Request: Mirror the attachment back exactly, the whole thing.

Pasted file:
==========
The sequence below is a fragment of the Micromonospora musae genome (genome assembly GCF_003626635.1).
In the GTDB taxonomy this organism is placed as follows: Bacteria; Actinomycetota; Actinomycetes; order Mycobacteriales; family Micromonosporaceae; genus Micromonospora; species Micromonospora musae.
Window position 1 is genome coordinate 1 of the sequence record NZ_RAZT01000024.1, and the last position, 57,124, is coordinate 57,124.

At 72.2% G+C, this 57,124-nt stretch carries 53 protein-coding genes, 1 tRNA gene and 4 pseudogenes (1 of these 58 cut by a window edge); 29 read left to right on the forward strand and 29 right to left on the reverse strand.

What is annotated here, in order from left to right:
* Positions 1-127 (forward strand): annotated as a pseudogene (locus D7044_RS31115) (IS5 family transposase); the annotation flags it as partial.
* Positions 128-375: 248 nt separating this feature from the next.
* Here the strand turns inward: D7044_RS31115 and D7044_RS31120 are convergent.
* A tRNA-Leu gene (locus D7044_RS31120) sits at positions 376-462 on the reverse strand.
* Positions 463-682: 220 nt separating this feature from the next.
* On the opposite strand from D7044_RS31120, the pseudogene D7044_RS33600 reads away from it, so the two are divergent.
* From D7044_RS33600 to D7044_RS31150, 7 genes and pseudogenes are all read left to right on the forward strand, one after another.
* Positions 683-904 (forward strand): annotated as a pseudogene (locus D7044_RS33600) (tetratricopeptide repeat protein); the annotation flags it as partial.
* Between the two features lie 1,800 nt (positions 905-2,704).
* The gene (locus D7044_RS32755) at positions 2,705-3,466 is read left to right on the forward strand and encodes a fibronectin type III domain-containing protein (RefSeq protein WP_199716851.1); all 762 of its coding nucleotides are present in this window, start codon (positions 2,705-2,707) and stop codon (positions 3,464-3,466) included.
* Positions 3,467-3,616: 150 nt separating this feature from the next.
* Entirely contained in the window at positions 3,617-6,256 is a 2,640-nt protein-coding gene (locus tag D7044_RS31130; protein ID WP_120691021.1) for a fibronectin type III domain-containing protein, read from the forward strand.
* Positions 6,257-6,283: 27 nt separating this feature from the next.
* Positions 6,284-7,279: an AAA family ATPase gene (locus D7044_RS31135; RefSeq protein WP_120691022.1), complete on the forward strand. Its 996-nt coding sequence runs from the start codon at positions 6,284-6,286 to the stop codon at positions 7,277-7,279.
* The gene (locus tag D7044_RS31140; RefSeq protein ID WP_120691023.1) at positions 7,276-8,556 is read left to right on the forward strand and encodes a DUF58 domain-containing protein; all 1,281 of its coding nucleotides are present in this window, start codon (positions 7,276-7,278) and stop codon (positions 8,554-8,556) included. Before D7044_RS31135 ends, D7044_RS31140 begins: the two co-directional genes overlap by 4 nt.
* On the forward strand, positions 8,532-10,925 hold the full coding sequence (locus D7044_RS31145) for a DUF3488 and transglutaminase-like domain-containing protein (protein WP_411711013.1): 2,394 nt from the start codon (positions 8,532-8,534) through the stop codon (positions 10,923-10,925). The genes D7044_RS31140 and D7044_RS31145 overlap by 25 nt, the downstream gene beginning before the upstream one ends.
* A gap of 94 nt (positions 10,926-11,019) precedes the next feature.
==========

The sequence below is a fragment of the Micromonospora musae genome (genome assembly GCF_003626635.1).
In the GTDB taxonomy this organism is placed as follows: Bacteria; Actinomycetota; Actinomycetes; order Mycobacteriales; family Micromonosporaceae; genus Micromonospora; species Micromonospora musae.
Window position 1 is genome coordinate 1 of the sequence record NZ_RAZT01000024.1, and the last position, 57,124, is coordinate 57,124.

At 72.2% G+C, this 57,124-nt stretch carries 53 protein-coding genes, 1 tRNA gene and 4 pseudogenes (1 of these 58 cut by a window edge); 29 read left to right on the forward strand and 29 right to left on the reverse strand.

What is annotated here, in order from left to right:
* Positions 1-127 (forward strand): annotated as a pseudogene (locus D7044_RS31115) (IS5 family transposase); the annotation flags it as partial.
* Positions 128-375: 248 nt separating this feature from the next.
* Here the strand turns inward: D7044_RS31115 and D7044_RS31120 are convergent.
* A tRNA-Leu gene (locus D7044_RS31120) sits at positions 376-462 on the reverse strand.
* Positions 463-682: 220 nt separating this feature from the next.
* On the opposite strand from D7044_RS31120, the pseudogene D7044_RS33600 reads away from it, so the two are divergent.
* From D7044_RS33600 to D7044_RS31150, 7 genes and pseudogenes are all read left to right on the forward strand, one after another.
* Positions 683-904 (forward strand): annotated as a pseudogene (locus D7044_RS33600) (tetratricopeptide repeat protein); the annotation flags it as partial.
* Between the two features lie 1,800 nt (positions 905-2,704).
* The gene (locus D7044_RS32755) at positions 2,705-3,466 is read left to right on the forward strand and encodes a fibronectin type III domain-containing protein (RefSeq protein WP_199716851.1); all 762 of its coding nucleotides are present in this window, start codon (positions 2,705-2,707) and stop codon (positions 3,464-3,466) included.
* Positions 3,467-3,616: 150 nt separating this feature from the next.
* Entirely contained in the window at positions 3,617-6,256 is a 2,640-nt protein-coding gene (locus tag D7044_RS31130; protein ID WP_120691021.1) for a fibronectin type III domain-containing protein, read from the forward strand.
* Positions 6,257-6,283: 27 nt separating this feature from the next.
* Positions 6,284-7,279: an AAA family ATPase gene (locus D7044_RS31135; RefSeq protein WP_120691022.1), complete on the forward strand. Its 996-nt coding sequence runs from the start codon at positions 6,284-6,286 to the stop codon at positions 7,277-7,279.
* The gene (locus tag D7044_RS31140; RefSeq protein ID WP_120691023.1) at positions 7,276-8,556 is read left to right on the forward strand and encodes a DUF58 domain-containing protein; all 1,281 of its coding nucleotides are present in this window, start codon (positions 7,276-7,278) and stop codon (positions 8,554-8,556) included. Before D7044_RS31135 ends, D7044_RS31140 begins: the two co-directional genes overlap by 4 nt.
* On the forward strand, positions 8,532-10,925 hold the full coding sequence (locus D7044_RS31145) for a DUF3488 and transglutaminase-like domain-containing protein (protein WP_411711013.1): 2,394 nt from the start codon (positions 8,532-8,534) through the stop codon (positions 10,923-10,925). The genes D7044_RS31140 and D7044_RS31145 overlap by 25 nt, the downstream gene beginning before the upstream one ends.
* A gap of 94 nt (positions 10,926-11,019) precedes the next feature.